Object Variables

To access a property of an object, or to invoke a method, we can generally take two approaches: direct or indirect. The indirect approach uses an object variable—that is, a variable that has an object data type—whereas the direct approach does not.

For instance, to set the Bold property of the Font object for the first row in the active worksheet, we can take a direct approach, as in:

ActiveSheet.Rows(1).Font.Bold = True

Alternatively, we can assign an object variable. Here are two possibilities:

Dim rng As Range

Set rng = ActiveSheet.Rows(l)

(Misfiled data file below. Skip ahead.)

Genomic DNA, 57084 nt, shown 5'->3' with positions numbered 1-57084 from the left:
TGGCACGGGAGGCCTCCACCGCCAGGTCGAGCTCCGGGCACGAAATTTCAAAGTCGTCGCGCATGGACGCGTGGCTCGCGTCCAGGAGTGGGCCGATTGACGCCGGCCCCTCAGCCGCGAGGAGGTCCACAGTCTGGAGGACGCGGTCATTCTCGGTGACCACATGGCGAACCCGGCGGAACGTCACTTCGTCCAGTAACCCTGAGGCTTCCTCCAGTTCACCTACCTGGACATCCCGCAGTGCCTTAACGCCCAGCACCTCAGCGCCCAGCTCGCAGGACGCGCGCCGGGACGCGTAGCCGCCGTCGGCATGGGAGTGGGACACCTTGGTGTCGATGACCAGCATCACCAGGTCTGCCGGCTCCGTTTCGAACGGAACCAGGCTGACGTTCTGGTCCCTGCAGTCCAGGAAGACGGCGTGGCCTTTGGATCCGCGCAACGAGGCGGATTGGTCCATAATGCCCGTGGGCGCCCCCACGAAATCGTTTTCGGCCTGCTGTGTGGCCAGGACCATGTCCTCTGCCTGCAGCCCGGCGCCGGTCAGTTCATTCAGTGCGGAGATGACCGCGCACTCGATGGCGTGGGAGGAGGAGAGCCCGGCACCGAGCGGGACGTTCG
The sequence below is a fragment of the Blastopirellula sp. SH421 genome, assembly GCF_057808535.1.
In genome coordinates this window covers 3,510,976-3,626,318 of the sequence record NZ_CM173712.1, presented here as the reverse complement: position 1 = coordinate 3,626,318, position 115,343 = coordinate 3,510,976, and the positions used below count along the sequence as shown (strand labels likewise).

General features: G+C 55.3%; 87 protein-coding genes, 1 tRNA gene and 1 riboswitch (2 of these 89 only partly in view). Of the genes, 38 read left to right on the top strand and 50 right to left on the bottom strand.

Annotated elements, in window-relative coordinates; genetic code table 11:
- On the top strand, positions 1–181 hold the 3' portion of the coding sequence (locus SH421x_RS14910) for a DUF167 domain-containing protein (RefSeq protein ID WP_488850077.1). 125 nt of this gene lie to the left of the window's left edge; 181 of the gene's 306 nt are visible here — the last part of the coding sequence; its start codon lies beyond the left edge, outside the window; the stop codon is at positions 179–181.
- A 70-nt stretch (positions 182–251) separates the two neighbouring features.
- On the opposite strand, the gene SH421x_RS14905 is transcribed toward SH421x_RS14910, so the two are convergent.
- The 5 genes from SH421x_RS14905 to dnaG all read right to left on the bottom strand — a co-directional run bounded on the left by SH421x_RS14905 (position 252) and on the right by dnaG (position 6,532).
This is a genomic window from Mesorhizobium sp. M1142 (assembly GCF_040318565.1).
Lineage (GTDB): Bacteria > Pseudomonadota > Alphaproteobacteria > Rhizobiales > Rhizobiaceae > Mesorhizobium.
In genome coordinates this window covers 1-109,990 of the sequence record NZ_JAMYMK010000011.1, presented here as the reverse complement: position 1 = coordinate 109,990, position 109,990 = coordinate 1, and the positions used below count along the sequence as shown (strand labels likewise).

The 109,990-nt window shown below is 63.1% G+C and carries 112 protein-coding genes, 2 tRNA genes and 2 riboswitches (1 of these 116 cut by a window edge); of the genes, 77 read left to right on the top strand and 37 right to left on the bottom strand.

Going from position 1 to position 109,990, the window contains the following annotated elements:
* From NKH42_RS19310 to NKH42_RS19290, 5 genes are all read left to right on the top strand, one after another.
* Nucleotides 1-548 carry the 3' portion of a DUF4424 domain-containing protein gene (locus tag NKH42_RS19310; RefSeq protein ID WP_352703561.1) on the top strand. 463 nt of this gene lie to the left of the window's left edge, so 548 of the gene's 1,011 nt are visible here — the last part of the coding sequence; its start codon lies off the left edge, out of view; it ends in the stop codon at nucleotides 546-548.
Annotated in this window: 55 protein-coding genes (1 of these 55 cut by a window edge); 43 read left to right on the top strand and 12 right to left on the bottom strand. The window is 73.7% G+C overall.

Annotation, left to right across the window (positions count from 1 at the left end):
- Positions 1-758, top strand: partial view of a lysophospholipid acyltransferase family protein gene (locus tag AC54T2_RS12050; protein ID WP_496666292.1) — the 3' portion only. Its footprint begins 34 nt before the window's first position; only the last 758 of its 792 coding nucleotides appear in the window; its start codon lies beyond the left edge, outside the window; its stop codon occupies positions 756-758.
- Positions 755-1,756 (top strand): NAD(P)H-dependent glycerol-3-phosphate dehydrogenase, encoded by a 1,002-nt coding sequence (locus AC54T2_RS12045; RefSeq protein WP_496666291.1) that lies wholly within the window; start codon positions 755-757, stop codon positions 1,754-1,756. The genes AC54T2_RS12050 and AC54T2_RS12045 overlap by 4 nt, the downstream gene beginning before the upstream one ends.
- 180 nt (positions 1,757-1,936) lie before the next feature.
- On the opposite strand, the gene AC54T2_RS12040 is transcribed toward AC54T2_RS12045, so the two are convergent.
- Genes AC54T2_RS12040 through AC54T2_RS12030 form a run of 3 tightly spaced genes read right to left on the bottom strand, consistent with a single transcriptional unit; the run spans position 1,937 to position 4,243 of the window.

rng.Font.Bold = True

Dim fnt As Font

Set fnt = ActiveSheet.Rows(1).Font fnt.Bold = True

Object variables are more important than they might seem at first. The most obvious reason for their use is that they can improve code readability when we need to refer to the same object more than once. For instance, instead of writing:

ActiveSheet.Rows(1).Font.Bold = True ActiveSheet.Rows(1).Font.Italic = True ActiveSheet.Rows(1).Font.Underline = False ActiveSheet.Rows(1).Font.Size = 12 ActiveSheet.Rows(1).Font.Name = "Arial"

we can use a Font variable to improve readability as follows:

Dim fnt As Font

Set fnt = ActiveSheet.Rows(1).Font fnt.Bold = True fnt.Italic = True fnt.Underline = False fnt.Size = 12 fnt.Name = "Arial"

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